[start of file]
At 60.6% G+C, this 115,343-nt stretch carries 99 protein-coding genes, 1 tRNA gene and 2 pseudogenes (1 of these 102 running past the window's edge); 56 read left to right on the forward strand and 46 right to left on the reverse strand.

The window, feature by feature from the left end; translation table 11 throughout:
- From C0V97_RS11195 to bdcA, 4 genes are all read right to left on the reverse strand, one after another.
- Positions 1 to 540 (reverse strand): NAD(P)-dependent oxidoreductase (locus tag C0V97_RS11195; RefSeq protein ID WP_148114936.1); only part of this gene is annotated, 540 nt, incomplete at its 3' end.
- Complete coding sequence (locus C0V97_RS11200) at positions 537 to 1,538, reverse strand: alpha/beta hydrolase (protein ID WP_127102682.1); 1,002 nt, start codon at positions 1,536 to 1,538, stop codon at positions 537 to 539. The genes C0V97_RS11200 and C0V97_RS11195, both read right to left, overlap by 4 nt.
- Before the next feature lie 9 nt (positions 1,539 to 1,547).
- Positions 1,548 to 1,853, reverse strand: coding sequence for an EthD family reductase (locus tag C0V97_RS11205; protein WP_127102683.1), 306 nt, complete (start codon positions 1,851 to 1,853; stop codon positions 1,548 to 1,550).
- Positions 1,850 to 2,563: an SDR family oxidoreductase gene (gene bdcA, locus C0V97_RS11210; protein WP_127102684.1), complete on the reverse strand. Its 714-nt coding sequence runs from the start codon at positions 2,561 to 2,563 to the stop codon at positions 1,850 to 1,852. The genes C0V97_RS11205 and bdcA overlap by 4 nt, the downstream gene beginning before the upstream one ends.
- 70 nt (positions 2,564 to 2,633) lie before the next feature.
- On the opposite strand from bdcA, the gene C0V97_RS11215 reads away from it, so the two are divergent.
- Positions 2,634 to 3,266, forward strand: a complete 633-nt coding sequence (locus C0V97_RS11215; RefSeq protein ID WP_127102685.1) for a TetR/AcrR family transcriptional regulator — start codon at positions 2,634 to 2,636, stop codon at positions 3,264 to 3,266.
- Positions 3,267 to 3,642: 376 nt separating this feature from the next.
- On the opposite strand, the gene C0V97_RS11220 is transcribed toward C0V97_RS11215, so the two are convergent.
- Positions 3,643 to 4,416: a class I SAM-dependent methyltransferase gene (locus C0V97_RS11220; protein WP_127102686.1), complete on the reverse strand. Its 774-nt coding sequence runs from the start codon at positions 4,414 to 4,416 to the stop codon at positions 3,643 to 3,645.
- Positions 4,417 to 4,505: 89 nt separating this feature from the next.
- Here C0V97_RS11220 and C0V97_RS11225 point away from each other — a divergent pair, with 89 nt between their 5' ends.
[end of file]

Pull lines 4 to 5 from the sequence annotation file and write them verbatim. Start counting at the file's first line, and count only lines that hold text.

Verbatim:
- Positions 1 to 540 (reverse strand): NAD(P)-dependent oxidoreductase (locus tag C0V97_RS11195; RefSeq protein ID WP_148114936.1); only part of this gene is annotated, 540 nt, incomplete at its 3' end.
- Complete coding sequence (locus C0V97_RS11200) at positions 537 to 1,538, reverse strand: alpha/beta hydrolase (protein ID WP_127102682.1); 1,002 nt, start codon at positions 1,536 to 1,538, stop codon at positions 537 to 539. The genes C0V97_RS11200 and C0V97_RS11195, both read right to left, overlap by 4 nt.